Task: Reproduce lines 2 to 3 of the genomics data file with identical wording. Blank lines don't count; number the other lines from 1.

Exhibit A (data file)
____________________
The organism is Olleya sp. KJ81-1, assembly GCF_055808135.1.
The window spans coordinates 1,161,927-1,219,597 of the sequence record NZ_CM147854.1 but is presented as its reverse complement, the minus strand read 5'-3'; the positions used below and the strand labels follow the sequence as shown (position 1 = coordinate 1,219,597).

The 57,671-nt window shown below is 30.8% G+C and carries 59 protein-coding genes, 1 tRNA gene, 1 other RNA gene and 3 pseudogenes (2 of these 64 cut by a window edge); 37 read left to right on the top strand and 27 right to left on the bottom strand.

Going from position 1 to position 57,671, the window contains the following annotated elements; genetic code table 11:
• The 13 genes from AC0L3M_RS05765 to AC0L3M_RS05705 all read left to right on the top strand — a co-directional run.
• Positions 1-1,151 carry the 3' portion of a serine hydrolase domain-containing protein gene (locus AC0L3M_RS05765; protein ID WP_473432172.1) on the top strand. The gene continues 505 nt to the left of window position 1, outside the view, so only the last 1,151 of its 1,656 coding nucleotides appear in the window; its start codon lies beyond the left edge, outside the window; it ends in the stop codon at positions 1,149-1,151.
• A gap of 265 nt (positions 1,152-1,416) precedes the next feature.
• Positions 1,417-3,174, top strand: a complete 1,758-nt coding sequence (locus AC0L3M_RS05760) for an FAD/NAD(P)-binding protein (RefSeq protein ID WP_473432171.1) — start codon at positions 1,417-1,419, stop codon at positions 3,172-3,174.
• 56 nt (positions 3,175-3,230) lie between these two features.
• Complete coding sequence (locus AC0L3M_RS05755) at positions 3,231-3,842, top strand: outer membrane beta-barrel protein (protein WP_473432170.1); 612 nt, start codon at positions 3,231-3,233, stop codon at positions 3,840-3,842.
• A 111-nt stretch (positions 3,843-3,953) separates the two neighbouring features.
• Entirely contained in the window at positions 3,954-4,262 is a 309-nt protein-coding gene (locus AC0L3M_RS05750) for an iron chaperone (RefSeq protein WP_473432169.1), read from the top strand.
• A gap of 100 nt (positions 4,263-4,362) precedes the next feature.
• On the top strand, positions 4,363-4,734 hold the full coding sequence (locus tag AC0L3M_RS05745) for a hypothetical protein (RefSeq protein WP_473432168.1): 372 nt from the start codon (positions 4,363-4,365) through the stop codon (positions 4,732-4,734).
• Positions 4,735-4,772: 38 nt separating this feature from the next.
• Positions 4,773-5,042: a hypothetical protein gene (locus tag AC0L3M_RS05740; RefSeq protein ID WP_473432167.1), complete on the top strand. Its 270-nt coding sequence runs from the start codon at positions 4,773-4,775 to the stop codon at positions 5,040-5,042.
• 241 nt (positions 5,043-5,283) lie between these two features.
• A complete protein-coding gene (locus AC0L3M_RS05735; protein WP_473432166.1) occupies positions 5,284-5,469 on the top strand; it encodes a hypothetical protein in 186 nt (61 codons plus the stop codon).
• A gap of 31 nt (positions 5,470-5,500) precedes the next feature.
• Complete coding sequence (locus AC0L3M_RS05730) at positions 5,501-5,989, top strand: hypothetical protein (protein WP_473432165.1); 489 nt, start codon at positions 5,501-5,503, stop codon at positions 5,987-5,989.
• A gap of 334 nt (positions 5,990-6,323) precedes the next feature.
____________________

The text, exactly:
The window spans coordinates 1,161,927-1,219,597 of the sequence record NZ_CM147854.1 but is presented as its reverse complement, the minus strand read 5'-3'; the positions used below and the strand labels follow the sequence as shown (position 1 = coordinate 1,219,597).

The 57,671-nt window shown below is 30.8% G+C and carries 59 protein-coding genes, 1 tRNA gene, 1 other RNA gene and 3 pseudogenes (2 of these 64 cut by a window edge); 37 read left to right on the top strand and 27 right to left on the bottom strand.